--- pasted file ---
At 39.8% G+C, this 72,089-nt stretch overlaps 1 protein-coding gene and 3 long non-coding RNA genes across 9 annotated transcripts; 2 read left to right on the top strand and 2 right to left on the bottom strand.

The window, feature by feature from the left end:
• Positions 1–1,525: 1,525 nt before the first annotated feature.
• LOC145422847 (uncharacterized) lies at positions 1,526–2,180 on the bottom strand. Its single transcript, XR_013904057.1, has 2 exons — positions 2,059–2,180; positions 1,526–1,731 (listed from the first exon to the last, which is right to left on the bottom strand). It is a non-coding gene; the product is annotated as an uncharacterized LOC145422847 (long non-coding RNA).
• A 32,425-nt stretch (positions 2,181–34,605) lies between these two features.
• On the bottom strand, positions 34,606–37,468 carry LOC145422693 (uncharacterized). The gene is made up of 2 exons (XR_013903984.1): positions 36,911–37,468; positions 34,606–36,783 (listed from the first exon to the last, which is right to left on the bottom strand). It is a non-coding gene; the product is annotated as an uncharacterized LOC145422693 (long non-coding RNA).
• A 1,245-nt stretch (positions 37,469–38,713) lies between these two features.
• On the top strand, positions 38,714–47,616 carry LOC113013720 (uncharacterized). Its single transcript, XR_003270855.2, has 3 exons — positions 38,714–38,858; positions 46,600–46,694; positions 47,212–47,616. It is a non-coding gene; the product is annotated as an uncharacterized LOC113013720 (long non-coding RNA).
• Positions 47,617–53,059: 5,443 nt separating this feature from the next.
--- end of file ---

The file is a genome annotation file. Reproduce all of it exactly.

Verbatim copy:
At 39.8% G+C, this 72,089-nt stretch overlaps 1 protein-coding gene and 3 long non-coding RNA genes across 9 annotated transcripts; 2 read left to right on the top strand and 2 right to left on the bottom strand.

The window, feature by feature from the left end:
• Positions 1–1,525: 1,525 nt before the first annotated feature.
• LOC145422847 (uncharacterized) lies at positions 1,526–2,180 on the bottom strand. Its single transcript, XR_013904057.1, has 2 exons — positions 2,059–2,180; positions 1,526–1,731 (listed from the first exon to the last, which is right to left on the bottom strand). It is a non-coding gene; the product is annotated as an uncharacterized LOC145422847 (long non-coding RNA).
• A 32,425-nt stretch (positions 2,181–34,605) lies between these two features.
• On the bottom strand, positions 34,606–37,468 carry LOC145422693 (uncharacterized). The gene is made up of 2 exons (XR_013903984.1): positions 36,911–37,468; positions 34,606–36,783 (listed from the first exon to the last, which is right to left on the bottom strand). It is a non-coding gene; the product is annotated as an uncharacterized LOC145422693 (long non-coding RNA).
• A 1,245-nt stretch (positions 37,469–38,713) lies between these two features.
• On the top strand, positions 38,714–47,616 carry LOC113013720 (uncharacterized). Its single transcript, XR_003270855.2, has 3 exons — positions 38,714–38,858; positions 46,600–46,694; positions 47,212–47,616. It is a non-coding gene; the product is annotated as an uncharacterized LOC113013720 (long non-coding RNA).
• Positions 47,617–53,059: 5,443 nt separating this feature from the next.